Other 22
Total 311

Ethnic Group Embed This

This address (St. Michaels Row, Grosvenor Precinct, Chester) can be considered less ethnically diverse than the UK average. As whole, the UK population claims itself as approximately 86% white, with residents of this area being 96% so.

As a country with a diverse population, the UK is home to other sizable ethnic groups, with mixed ethnicity (2.1%), Indian (2.4%) and Pakistani (1.9%) being the largest groups reported.

There is considerable division of ethnicities within the UK, with ethnically diverse addresses uncommon outside of urban areas.

Ethnic Group
White 311
Mixed Ethnicity 2
Indian 7
Chinese 1
Other Asian 2
Other 1
Total 324

Country of Birth Embed This Back to Top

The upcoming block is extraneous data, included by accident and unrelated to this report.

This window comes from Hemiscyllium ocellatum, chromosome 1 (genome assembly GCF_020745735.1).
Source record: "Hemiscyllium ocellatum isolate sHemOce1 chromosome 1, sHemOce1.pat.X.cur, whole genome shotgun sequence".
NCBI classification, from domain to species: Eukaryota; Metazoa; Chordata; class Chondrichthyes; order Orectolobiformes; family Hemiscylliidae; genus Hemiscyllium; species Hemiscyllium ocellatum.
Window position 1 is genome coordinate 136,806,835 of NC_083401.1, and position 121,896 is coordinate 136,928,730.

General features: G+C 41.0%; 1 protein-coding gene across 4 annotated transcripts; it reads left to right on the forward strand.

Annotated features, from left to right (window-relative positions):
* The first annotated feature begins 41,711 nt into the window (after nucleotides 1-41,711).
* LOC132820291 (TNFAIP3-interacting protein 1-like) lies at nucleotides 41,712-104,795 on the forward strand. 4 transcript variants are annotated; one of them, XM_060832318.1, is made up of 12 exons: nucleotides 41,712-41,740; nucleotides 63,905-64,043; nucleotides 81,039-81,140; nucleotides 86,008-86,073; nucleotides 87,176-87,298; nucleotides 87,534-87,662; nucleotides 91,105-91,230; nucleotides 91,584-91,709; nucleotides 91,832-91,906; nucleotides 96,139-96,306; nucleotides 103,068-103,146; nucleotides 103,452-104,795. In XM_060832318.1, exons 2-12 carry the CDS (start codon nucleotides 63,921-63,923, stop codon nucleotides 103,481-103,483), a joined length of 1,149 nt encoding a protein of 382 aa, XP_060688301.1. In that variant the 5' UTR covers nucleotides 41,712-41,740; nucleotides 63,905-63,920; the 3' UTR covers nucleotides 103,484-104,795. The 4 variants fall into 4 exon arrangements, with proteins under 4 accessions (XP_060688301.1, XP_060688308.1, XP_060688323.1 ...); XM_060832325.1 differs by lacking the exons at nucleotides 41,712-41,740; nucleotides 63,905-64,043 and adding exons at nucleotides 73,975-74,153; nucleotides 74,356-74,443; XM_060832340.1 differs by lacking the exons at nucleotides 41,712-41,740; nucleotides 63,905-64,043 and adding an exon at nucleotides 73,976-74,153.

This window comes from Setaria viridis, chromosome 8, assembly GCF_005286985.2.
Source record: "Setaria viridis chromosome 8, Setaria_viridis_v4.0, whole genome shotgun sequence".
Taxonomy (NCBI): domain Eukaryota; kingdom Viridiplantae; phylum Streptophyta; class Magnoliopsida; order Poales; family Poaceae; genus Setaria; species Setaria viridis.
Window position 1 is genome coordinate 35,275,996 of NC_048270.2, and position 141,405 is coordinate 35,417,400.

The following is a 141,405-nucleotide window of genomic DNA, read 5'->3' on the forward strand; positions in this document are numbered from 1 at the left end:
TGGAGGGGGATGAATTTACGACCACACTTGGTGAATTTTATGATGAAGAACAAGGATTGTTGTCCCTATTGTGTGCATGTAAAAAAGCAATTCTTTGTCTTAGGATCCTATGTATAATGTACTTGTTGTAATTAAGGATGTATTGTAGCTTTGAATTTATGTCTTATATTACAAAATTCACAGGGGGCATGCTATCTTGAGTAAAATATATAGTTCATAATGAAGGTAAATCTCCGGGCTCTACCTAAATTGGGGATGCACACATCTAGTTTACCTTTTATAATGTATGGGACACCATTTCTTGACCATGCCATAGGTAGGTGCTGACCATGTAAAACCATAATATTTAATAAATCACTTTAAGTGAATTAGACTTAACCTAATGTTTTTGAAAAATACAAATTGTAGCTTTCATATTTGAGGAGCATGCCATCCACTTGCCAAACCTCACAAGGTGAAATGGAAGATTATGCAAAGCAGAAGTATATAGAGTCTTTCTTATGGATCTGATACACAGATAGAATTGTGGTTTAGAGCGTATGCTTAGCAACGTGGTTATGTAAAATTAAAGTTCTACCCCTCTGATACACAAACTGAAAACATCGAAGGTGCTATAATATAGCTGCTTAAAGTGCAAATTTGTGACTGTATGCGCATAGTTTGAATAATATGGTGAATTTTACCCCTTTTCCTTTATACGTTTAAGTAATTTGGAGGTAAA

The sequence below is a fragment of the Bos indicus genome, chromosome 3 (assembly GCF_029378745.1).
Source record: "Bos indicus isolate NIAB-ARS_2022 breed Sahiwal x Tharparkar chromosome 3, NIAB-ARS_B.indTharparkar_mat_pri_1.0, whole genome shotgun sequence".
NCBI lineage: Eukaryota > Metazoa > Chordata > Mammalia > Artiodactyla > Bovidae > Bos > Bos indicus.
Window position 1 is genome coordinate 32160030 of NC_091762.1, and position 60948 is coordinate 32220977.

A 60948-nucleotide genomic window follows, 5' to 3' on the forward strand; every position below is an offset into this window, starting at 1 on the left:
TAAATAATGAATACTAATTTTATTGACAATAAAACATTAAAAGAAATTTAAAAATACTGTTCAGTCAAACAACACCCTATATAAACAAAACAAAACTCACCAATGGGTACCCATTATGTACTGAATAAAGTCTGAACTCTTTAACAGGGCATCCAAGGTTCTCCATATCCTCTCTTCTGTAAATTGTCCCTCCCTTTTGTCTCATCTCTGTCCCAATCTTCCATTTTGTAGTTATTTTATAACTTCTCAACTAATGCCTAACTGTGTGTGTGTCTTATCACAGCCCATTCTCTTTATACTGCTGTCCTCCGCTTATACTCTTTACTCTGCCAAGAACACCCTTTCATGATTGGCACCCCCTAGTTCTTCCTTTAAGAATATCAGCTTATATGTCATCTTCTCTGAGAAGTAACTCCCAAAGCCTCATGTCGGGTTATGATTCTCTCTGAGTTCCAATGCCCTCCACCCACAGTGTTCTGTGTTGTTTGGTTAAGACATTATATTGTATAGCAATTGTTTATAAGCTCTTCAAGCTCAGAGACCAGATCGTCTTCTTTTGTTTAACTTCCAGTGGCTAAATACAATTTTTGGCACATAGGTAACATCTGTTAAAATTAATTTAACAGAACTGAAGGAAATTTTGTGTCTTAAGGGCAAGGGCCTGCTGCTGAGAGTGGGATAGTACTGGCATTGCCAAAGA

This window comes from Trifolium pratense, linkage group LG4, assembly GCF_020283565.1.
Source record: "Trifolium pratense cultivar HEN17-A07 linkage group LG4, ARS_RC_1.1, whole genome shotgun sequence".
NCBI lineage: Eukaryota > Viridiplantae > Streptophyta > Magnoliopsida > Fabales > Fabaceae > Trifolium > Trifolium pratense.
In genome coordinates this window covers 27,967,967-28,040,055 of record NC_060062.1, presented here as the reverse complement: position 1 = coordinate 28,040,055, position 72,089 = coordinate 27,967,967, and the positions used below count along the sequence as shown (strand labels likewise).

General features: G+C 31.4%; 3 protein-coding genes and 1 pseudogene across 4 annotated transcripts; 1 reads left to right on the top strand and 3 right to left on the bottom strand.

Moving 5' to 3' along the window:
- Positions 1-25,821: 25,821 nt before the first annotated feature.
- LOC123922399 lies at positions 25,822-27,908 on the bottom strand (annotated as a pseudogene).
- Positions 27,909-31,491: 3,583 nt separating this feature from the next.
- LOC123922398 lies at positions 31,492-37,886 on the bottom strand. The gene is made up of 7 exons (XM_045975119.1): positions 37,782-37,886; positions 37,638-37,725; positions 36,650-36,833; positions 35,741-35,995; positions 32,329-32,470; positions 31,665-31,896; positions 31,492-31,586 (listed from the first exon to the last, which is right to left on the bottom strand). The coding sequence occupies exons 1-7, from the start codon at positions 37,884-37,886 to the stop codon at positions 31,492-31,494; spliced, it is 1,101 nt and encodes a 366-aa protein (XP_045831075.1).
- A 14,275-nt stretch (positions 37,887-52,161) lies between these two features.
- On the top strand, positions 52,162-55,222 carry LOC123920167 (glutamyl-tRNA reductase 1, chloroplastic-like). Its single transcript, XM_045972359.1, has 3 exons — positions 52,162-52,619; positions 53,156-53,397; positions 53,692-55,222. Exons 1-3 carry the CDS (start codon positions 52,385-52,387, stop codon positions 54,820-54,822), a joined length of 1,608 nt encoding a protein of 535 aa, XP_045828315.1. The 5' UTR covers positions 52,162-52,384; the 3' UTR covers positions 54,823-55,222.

At the time of the 2011 census, approximately 83.5% of the resident population of England were born in England. The other groups were 1% Welsh, 1.35% Scottish, 0.4% Northern Irish, 0.75% from the Republic of Ireland, 3.75% from other European Union countries, and 9.4% from outside of Europe, with the remainder not stated.

Country of Birth
England 244
Wales 26
Scotland 9
Northern Ireland 5
Republic of Ireland 3
European Union 20
Other 17
Total 324

Passport(s) Held Embed This Back to Top

Note that an individual may hold one or more passports. The data may include people living in adjacent addresses to CH1 1EL

Passport(s) Held
United Kingdom 250
Republic of Ireland 6
Europe (including European Union) 20
African Countries 0
Middle East or Asia 6
North America or Caribbean 0
Central America 0
South America 0
Oceania (Australia, New Zealand, Indonesia and nearby islands) 0
None 43

Religion Embed This Back to Top